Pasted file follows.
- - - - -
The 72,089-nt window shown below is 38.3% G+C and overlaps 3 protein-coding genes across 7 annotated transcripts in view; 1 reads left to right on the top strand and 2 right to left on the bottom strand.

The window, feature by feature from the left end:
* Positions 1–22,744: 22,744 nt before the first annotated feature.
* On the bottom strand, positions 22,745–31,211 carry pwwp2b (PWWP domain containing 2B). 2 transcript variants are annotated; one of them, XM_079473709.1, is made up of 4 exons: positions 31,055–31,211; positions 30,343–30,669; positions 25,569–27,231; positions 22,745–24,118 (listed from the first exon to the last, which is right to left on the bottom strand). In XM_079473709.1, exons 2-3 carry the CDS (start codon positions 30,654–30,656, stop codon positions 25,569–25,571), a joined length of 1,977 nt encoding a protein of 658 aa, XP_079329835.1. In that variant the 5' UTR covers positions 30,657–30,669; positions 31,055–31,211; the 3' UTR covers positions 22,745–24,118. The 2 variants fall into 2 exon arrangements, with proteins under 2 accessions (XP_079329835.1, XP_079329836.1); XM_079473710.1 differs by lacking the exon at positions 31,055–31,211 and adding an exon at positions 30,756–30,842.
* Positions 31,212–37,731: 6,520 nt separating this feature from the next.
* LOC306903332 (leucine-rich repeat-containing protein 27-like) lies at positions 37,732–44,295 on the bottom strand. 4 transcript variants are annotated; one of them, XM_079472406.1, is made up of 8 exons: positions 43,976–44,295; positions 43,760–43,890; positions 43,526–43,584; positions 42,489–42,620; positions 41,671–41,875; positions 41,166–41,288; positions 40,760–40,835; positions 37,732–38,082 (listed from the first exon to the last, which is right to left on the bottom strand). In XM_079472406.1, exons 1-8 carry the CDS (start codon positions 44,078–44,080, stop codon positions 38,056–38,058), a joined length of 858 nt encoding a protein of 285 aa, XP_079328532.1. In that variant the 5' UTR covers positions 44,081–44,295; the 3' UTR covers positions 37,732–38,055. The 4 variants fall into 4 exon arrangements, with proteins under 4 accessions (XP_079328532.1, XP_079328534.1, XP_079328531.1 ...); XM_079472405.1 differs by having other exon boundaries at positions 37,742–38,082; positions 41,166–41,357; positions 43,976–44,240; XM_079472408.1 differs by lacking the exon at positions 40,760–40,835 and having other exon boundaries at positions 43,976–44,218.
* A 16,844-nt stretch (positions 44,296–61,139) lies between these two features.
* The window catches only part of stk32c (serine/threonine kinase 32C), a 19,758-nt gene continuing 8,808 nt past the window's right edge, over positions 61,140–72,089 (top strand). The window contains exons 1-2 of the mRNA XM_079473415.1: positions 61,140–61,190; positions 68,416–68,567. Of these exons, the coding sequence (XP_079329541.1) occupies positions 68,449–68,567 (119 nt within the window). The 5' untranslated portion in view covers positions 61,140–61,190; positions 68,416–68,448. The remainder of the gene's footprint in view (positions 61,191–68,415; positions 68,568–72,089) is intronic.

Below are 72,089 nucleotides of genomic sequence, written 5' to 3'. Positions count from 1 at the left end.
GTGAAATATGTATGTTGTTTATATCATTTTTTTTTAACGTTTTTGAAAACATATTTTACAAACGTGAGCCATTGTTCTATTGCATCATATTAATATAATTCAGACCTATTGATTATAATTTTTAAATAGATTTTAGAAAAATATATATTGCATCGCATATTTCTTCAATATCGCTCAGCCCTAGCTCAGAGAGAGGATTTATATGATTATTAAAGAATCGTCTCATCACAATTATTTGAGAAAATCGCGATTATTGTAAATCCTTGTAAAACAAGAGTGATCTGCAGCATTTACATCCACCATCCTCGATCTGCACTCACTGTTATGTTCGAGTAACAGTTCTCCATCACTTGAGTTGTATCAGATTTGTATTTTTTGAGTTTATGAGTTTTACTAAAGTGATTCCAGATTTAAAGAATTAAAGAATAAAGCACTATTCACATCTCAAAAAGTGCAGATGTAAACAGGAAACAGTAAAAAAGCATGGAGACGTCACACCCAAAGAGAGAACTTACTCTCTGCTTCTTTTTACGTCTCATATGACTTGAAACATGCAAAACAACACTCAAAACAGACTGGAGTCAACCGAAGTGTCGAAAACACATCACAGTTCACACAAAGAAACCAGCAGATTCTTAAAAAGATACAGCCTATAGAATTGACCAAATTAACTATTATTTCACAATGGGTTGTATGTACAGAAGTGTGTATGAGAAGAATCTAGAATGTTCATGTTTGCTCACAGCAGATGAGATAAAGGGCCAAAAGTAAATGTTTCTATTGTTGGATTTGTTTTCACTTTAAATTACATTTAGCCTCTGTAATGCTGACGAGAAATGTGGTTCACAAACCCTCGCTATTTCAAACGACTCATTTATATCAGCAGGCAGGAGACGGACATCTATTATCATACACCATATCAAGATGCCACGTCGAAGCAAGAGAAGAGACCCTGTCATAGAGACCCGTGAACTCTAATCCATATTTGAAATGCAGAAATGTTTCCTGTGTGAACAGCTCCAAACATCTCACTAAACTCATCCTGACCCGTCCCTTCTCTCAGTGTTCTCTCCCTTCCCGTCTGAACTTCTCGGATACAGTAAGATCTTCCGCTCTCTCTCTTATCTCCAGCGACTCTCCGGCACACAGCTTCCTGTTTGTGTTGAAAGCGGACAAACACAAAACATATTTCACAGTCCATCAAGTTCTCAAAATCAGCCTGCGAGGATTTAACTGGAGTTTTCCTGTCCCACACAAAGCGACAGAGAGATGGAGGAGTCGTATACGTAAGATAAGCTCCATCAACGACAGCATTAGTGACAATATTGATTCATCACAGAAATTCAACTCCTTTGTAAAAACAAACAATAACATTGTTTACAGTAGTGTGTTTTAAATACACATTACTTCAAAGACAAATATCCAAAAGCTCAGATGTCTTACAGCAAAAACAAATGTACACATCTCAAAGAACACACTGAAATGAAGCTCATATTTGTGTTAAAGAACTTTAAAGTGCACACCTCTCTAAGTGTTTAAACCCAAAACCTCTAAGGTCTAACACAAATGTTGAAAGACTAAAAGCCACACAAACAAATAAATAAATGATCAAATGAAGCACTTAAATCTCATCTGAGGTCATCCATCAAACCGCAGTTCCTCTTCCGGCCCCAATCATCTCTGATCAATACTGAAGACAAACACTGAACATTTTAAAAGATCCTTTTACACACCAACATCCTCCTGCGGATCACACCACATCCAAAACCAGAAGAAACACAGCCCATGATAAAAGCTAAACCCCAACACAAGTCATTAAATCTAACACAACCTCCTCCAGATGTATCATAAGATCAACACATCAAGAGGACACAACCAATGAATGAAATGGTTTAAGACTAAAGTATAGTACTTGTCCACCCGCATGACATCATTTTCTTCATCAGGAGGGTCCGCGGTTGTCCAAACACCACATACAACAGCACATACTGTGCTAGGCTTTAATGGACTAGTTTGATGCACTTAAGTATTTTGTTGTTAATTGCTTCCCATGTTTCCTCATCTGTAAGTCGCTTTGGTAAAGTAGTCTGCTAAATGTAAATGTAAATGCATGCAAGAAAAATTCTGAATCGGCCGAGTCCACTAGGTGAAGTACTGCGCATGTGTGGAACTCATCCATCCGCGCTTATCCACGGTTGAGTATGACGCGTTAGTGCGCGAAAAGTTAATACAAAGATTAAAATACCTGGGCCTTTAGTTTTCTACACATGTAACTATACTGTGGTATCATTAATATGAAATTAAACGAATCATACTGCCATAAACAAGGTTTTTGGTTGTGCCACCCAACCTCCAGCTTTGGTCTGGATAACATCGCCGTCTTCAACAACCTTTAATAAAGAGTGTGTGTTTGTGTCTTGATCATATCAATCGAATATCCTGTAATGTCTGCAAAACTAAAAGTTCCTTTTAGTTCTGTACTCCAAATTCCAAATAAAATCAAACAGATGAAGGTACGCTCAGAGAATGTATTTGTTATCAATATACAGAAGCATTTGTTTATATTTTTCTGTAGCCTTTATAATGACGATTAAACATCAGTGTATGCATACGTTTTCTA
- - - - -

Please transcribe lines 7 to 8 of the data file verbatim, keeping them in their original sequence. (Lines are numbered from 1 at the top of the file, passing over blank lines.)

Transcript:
* A 16,844-nt stretch (positions 44,296–61,139) lies between these two features.
* The window catches only part of stk32c (serine/threonine kinase 32C), a 19,758-nt gene continuing 8,808 nt past the window's right edge, over positions 61,140–72,089 (top strand). The window contains exons 1-2 of the mRNA XM_079473415.1: positions 61,140–61,190; positions 68,416–68,567. Of these exons, the coding sequence (XP_079329541.1) occupies positions 68,449–68,567 (119 nt within the window). The 5' untranslated portion in view covers positions 61,140–61,190; positions 68,416–68,448. The remainder of the gene's footprint in view (positions 61,191–68,415; positions 68,568–72,089) is intronic.